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Amazon Releases a New Session Manager in AWS Systems Manager

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Article originally posted on InfoQ. Visit InfoQ

Amazon released a new Session Manager in the AWS Systems Manager. This new session manager will provide a new of way of shell-level access to EC2 instances. IT Administrators can now use a new browser-based interactive shell and a command-line interface (CLI) to manage their Windows and Linux instances.

In the past, Amazon has already provided a secure option for shell-level access to EC2 instances with the AWS Systems Manager Run Command – allowing to create command documents and run them on any desired set of EC2 instances, including Linux and Windows. Moreover, these commands run asynchronously and the output is captured for review. Now with the new Session Manager in AWS System Manager, IT administrators will have a browser-based UI and CLI for it.

According to the release announcement, the new browser-based session manager will provide the following capabilities:

  • Secure Access – No need to manually set up user accounts, passwords or SSH keys on the instances and IT Administrators don’t have to open any inbound ports.
  • Access Control – IT Administrators can use IAM policies and users to control access to their instances and don’t need to distribute SSH keys.
  • Auditability – Commands and responses can be logged to Amazon CloudWatch and an S3 bucket.
  • Interactivity – Commands are executed synchronously in a full interactive bash (Linux) or PowerShell (Windows) environment.
  • Programming and Scripting – In addition to the console access, IT Administrators can also initiate sessions from the command line (aws ssm …) or via the Session Manager APIs.

Access to EC2 instances with the new Session Manager require an SSM agent on the instances, provided the agent’s version is 2.3.12 or above. Furthermore, the agent must be able to connect to Session Manager’s public endpoint or through a PrivateLink connection in case of no internet access or public available IP address. For security purposes, the instance role on each instance must reference a policy to allow access to the appropriate services. With these prerequisites in place, an IT administrator can specify preferences for the session to an instance – for instance, to write the session output to an S3 bucket, and sending the output to CloudWatch Logs. Subsequently, the IT administrator can start a session in an instance.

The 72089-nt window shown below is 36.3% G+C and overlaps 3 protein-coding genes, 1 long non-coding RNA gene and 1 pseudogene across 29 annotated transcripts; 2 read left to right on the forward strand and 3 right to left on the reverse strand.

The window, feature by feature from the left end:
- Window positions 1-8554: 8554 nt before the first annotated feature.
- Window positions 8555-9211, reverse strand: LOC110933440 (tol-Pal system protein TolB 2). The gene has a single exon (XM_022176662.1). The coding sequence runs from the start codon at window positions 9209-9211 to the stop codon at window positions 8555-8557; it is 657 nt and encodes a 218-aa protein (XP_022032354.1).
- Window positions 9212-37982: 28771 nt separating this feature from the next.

Source: https://aws.amazon.com/blogs/aws/new-session-manager/

Once a session starts, the IT administrator can issue commands in a session and examine log streams (each stream represents one session) in CloudWatch later. 

The reaction to Amazon releasing the Session Manager seems promising. On a reddit.com thread, people responded positively and the same accounts for a twitter feed on the Session Manager.

The Session Manager is available in all AWS regions (including AWS GovCloud) at no extra charge. Furthermore, Amazon is planning additional features for the Session Manager, such as an SSH client and access to on-premise instances. More details on the Session Manager are available in the AWS Documentation.
 

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